A lot of industry its not that hard to figure out, they have rising demand and want to add capital to meet the demand so cheap loans are provided. It worked in Asia with their governments making sure the corporations got cheap loans.

A lot of the critiques of these government plans are not really a critique of government running things.. its a critique of our recent governments in the UK, which are not staffed by men who know how to run things.. or even want to. Somewhere the merticoracy broke down.

We don't really even have leaders. We have pretty boys who say and do what they think the public wants them to do..to be popular. And it works for getting elected. A leader command people to carry out his goals.. he doesn't hold a focus group to decide a policy position.

Let's see where Asia ends up in the long run. While China may have a large and growing economy, wealth per capita isn't high. Who is to say they are not going down the wrong route altogether, in being the sweat shop for the developed world? Sometimes you only know that investment is in fact malinvestment, when it is too late. How about those ghost cities in China?

I certainly don't like the idea of a determined man at the top of a command economy. My reading of history doesn't paint such strong leaders well either. Need we look further than Egypt for a recent example?

People fall for the same idea time and time again, that we just need a few good men at the top and all would be well. I don't believe such people exist and nor do I believe that they can possibly know everything that is going on and therefore make educated decisions in all areas.

Link to post
Share on other sites

People fall for the same idea time and time again, that we just need a few good men at the top and all would be well. I don't believe such people exist and nor do I believe that they can possibly know everything that is going on and therefore make educated decisions in all areas.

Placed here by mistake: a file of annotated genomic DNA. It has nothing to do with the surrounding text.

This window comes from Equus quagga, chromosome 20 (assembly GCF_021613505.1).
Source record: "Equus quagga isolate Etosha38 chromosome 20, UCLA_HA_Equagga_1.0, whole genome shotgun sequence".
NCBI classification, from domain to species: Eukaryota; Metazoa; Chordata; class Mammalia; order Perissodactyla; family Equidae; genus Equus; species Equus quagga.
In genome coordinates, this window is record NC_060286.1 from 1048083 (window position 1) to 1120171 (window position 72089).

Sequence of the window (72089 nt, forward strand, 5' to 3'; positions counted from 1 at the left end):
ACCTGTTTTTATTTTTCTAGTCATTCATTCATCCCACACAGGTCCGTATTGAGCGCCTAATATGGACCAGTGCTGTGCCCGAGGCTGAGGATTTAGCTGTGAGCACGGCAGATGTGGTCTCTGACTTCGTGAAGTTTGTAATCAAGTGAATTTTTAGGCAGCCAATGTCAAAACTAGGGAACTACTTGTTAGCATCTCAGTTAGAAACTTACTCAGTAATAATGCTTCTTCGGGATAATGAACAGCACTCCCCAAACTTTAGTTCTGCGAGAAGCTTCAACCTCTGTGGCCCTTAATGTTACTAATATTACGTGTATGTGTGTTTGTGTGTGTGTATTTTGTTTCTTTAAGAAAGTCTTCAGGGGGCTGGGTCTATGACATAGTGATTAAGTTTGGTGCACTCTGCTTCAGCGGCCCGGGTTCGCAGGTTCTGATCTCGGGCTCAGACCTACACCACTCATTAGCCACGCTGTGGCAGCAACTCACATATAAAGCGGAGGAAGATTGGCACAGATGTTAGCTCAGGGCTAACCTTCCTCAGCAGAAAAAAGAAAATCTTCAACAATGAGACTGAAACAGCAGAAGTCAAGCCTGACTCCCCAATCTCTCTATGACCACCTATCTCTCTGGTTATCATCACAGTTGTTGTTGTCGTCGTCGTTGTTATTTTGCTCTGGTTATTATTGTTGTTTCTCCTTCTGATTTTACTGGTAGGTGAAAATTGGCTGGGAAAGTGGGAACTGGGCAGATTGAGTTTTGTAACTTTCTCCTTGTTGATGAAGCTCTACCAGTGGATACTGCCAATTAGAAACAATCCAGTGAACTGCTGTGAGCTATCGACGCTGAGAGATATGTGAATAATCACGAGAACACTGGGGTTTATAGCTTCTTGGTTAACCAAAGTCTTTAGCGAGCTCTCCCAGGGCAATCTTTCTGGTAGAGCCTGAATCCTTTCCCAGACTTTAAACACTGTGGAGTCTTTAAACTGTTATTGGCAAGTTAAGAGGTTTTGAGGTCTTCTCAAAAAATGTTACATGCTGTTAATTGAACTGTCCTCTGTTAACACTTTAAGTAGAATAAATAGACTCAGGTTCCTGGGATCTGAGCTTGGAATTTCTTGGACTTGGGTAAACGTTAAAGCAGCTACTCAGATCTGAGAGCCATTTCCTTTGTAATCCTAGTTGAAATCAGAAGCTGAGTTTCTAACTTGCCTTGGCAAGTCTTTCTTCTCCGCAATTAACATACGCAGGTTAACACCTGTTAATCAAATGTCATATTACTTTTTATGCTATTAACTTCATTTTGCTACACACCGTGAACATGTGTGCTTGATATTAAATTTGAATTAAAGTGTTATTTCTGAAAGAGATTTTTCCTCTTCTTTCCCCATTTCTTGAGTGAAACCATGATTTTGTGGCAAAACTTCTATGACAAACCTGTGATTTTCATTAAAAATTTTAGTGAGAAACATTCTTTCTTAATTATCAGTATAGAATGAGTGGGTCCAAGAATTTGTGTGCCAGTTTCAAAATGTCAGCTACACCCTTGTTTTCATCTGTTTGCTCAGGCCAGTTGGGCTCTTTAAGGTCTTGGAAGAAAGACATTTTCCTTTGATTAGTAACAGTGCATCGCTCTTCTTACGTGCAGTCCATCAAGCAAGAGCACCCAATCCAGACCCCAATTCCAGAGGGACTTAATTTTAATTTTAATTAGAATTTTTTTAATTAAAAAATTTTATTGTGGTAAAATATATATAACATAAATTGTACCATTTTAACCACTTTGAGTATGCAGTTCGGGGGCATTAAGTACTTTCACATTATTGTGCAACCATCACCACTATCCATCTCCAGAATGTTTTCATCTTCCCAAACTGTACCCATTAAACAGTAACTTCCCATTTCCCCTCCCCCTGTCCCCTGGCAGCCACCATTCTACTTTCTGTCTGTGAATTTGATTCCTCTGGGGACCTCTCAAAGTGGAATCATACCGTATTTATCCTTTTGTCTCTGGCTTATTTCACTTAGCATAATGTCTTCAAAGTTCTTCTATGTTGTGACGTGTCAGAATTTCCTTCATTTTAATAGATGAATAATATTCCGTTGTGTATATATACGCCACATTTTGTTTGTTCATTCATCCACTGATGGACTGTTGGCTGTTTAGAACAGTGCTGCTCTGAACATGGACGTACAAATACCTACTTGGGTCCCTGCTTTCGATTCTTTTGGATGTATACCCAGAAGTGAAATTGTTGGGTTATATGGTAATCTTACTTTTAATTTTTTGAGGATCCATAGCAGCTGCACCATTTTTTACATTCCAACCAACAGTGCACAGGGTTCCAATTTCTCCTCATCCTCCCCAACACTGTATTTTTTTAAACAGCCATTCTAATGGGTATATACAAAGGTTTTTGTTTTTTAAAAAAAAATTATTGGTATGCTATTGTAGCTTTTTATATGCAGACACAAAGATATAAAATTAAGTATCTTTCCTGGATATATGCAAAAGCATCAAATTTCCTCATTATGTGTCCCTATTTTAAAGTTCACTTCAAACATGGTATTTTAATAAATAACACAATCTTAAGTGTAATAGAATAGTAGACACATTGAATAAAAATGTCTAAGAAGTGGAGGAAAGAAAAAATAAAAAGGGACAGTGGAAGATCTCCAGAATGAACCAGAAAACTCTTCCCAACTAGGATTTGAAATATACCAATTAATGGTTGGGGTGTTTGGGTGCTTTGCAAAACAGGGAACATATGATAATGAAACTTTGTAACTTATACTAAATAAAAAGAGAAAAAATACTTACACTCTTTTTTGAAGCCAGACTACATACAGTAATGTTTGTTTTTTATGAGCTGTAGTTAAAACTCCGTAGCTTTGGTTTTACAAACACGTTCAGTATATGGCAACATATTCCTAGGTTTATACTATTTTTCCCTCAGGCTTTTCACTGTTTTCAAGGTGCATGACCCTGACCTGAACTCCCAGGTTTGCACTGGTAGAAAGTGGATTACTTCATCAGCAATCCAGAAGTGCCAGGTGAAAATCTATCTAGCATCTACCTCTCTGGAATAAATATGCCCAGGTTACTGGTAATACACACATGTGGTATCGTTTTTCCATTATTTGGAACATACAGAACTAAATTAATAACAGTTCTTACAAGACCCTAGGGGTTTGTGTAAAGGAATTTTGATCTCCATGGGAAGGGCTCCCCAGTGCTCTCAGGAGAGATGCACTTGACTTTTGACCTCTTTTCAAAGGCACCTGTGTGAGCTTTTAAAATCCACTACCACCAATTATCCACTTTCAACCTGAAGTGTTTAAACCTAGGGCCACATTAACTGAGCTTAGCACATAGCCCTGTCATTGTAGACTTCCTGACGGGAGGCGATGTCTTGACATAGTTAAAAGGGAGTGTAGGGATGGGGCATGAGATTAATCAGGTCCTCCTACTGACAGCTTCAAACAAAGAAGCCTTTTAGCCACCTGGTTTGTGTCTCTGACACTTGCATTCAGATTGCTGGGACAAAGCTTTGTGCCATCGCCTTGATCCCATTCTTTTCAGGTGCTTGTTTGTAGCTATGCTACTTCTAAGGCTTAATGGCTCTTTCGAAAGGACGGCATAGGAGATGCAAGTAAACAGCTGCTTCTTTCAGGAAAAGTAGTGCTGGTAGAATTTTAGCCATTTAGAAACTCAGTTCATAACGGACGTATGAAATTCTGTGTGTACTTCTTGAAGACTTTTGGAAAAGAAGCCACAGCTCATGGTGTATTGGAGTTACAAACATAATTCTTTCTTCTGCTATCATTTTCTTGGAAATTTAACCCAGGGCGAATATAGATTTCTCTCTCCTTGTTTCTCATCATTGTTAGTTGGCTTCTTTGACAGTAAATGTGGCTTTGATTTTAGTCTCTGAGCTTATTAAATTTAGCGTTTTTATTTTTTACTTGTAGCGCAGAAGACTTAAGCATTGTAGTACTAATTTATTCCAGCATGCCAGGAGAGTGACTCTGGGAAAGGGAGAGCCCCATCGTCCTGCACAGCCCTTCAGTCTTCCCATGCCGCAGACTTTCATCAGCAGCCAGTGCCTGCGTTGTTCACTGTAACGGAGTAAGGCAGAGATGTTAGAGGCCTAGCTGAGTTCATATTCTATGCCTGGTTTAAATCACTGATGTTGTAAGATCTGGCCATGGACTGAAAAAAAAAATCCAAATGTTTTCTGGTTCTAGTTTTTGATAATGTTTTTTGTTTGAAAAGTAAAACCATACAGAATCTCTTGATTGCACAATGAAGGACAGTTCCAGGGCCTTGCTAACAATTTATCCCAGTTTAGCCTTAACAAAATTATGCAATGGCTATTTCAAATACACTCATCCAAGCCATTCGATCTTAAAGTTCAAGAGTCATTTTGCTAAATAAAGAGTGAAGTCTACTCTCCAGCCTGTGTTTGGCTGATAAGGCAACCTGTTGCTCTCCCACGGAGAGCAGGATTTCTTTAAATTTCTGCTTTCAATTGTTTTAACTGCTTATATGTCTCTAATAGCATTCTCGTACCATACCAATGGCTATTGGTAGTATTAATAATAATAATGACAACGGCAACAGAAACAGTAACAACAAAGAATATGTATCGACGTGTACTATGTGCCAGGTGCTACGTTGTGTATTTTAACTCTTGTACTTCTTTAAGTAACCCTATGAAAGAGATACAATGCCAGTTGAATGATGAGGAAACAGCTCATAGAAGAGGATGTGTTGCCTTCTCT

Somewhere in The Hitch-Hiker's Guide to the Galaxy:

"On no account should anyone capable of getting themselves into a position of power be allowed to do so."

Link to post
Share on other sites

yeah but the BoE returns all the profits it gets in interest to the treasury!

don't tell me you've been suckered by the 'independant' bank of england guff???

an entity A that remits all its profits to entity B is owned by B, even if the management of A is carried out at arms length from B.

What he said - the profits are returned.

TBH, I'm glad that monetary policy is decided by Mervyn and his gang though, rather than a slick looking politician, even if the latter can set daft targets. I think Mervyn seems to get far more stick than he deserves.

IMO, central bank interest rates are becoming less and less important now that we are at peak/optimal debt; it's not like we're about to see rapid credit growth any time soon.

Surely, they only need bother themselves with preventing negative real rates, with liberal use of QE when necessary? Scepticus, what is your view on negative interest rates vs QE? Should they both be used or one instead of the other depending on circumstances (such as using QE when we have lots of gilts to buy up)?

Edited by Traktion
Link to post
Share on other sites

yeah but the BoE returns all the profits it gets in interest to the treasury!

That's irrelevant and something akin to the slave owner paying its slaves a few peanuts from the plantation as a reward for good behaviour.

don't tell me you've been suckered by the 'independant' bank of england guff???

We're talking about the money system in general here. The point is that there is a monopoly supplier of money which dictates terms and conditions to everybody else and which is not accountable to any elected body for its actions. (I'm not talking about the government as being elected since it too is owned and paid for by the banking elite)

an entity A that remits all its profits to entity B is owned by B, even if the management of A is carried out at arms length from B.

Whatever.

Link to post
Share on other sites